By Phil Cooper
Massachusetts based four-piece Seax are back with their fourth album. Formed in 2009 with the intent on bringing a classic metal sound to the masses, the band set about making their name through DIY hard graft and touring. Their debut release ‘High on Metal’ set the tone for the band and their following releases built upon the solid foundation work. 2019 sees the band honing their high-octane speed metal style further with ‘Fallout Rituals’. What can they offer up and will the album further cement their place in the metal halls?
‘Fallout’ opens things up and as an instrumental at only a minute twenty-eight, firmly establishes the band’s sound for the listener. With a powerful drum and distorted guitar chord intro that builds into a wall of sound, we’re introduced to duelling guitars and a building metal soundscape. It’s a track that echoes the early eighties NWOBHM sound before launching into a break neck pace for ‘Rituals’. Undeniably speed metal, ‘Rituals’ features a relentless rhythm section with attacking guitars and soaring vocals. All the classic metal elements are here from the furious drumming to the tremolo picked guitar work. There’s a call and response layout to the vocals between the higher and lower register parts which adds an extra texture. Despite the break-neck pace it is highly infectious and works well into ‘Killed by Speed’.
Representing the current single release off the album, ‘Killed by Speed’ plays out exactly as you’d expect with a title like this. A wall of sound provided by the full instrumentation going all out with high powered drumming and ferocious guitar riffs. The outrageous high register vocals within the verse sections are well balanced out by a full band lower register response in the chorus. It’s clear why this was a single selection as it really does showcase what Seax are all about. All in speed metal right from the get-go. ‘Bring Down the Beast’ features one of the catchiest intros on the album with a lead guitar melody line taking charge. The by now well-established wall of sound kicks in and allows the vocals to sit clear of the mix on top as the listener is pulled right into the full-on thrash sound.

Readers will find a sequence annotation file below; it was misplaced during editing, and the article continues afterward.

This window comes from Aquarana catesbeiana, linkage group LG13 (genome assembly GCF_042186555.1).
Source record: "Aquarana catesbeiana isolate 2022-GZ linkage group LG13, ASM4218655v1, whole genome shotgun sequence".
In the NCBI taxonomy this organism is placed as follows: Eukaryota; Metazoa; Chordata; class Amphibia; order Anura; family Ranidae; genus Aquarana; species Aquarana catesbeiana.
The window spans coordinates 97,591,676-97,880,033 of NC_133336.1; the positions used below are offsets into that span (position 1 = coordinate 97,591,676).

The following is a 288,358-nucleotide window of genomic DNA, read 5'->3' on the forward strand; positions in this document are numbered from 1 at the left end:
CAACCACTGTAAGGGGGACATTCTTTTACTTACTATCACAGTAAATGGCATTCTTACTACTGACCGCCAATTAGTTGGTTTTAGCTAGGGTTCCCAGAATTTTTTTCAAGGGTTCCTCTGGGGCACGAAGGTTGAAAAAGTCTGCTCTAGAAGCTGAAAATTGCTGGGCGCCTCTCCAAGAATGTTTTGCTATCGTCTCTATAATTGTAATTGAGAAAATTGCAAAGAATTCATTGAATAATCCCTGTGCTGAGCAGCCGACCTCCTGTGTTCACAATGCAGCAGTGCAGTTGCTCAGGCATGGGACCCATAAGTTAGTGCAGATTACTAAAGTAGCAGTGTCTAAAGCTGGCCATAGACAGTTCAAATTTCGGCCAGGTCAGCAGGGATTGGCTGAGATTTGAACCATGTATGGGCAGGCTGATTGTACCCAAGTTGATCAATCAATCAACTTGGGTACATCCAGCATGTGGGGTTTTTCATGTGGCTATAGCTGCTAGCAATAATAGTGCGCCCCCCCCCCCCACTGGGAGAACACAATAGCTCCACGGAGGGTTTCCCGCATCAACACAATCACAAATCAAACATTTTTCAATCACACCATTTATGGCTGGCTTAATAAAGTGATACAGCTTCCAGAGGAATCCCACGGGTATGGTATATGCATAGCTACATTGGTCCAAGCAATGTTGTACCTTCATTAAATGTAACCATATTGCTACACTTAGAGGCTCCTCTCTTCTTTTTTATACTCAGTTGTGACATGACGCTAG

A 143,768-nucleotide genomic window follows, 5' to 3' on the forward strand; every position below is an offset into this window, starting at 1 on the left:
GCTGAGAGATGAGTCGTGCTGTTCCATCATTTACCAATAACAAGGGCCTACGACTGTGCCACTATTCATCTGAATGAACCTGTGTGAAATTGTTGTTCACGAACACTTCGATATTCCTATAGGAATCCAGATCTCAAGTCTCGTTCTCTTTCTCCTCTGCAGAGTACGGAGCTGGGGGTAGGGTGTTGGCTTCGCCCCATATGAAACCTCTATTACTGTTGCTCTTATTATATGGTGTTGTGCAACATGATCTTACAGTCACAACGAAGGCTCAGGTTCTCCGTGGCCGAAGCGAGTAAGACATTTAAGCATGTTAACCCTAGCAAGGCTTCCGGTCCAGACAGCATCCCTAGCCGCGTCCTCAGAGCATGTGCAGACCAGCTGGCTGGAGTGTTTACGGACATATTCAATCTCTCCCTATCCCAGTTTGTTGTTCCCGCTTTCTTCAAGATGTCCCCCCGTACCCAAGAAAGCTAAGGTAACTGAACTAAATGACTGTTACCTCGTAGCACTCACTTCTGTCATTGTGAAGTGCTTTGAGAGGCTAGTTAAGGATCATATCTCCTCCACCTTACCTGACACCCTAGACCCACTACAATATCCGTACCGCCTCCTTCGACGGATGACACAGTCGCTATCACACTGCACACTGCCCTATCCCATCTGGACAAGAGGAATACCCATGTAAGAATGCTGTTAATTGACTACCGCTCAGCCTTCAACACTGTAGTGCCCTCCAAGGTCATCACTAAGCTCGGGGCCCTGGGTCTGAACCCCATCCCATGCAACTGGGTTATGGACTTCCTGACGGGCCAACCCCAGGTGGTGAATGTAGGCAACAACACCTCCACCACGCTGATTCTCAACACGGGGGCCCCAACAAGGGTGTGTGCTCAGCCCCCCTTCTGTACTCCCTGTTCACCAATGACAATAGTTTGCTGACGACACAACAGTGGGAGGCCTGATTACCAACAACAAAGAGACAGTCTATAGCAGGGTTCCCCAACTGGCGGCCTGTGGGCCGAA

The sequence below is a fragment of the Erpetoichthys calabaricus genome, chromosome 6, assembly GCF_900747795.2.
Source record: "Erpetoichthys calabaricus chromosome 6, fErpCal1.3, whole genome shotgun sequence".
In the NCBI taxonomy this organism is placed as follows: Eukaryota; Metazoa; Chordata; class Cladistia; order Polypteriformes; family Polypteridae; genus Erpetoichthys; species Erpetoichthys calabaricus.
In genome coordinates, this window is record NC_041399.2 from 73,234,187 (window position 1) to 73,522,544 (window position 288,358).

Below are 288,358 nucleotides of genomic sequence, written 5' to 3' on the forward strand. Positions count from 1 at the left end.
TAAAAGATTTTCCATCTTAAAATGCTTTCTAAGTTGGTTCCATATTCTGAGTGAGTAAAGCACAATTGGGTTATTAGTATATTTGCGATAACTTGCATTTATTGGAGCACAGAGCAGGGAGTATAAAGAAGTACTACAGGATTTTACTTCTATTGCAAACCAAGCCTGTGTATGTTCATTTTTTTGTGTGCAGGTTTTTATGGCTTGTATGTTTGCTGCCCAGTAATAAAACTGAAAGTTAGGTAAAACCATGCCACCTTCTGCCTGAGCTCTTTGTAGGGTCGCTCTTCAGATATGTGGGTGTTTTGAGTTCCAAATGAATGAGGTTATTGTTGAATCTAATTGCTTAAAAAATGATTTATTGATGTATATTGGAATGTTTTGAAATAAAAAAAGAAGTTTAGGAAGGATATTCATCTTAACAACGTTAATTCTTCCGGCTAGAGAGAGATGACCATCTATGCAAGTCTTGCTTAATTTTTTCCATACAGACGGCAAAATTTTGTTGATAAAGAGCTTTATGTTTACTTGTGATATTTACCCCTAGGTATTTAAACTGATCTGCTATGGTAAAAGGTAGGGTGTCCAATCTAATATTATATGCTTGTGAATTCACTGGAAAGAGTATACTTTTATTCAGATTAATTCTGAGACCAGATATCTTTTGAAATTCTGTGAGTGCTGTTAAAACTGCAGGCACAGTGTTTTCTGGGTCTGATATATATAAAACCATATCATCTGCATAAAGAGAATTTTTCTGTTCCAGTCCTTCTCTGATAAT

Tracks like ‘Interceptor’ and ‘Wings of Atomic Death’ echo more of the early eighties NWOBHM sound with their instrumental delivery while the vocals take on more of the high pitch aggression of early speed metal. Leading into the latter part of the album, the music retains all of the same themes and techniques that have gone on so far. There’s a lot of power laid down within the tracks, however the quality musicianship ensures it is delivered with a high standard coherence. The mix also enables each instrument to be clearly defined without blurring which would be all to easy given the high-speed delivery.
The music of Seax retains a level of infectiousness right up until album closer ‘Born to Live Fast’ with it’s catchy, easy to sing along chorus lines it will surely be a favourite on their live shows. If there’s some criticism to be found within the album it could be said that there are not many dynamic changes either within the individual tracks or across the wider album. As mentioned above the mixing of the music stops any muddying of the delivered sound, however, with the relentless pace of the music barely taking any pause there is an element of ideas being repeated from track to track.
With that being said, it’s a great example of how great speed metal should be played. The fact that there is no respite until the final note of ‘Born to Live Fast’ means that the album never loses it’s focus. It’s a straight up, honest delivery of a band doing what they love to do. Seax have created a no holds barred speed metal attack with ‘Fallout Rituals’ which will be sure to pull the listener in with its catchy riffs and hooks and leave them with a sore neck for days.
- ‘Fallout Rituals’ is released on 5 April. You can get your copy HERE.
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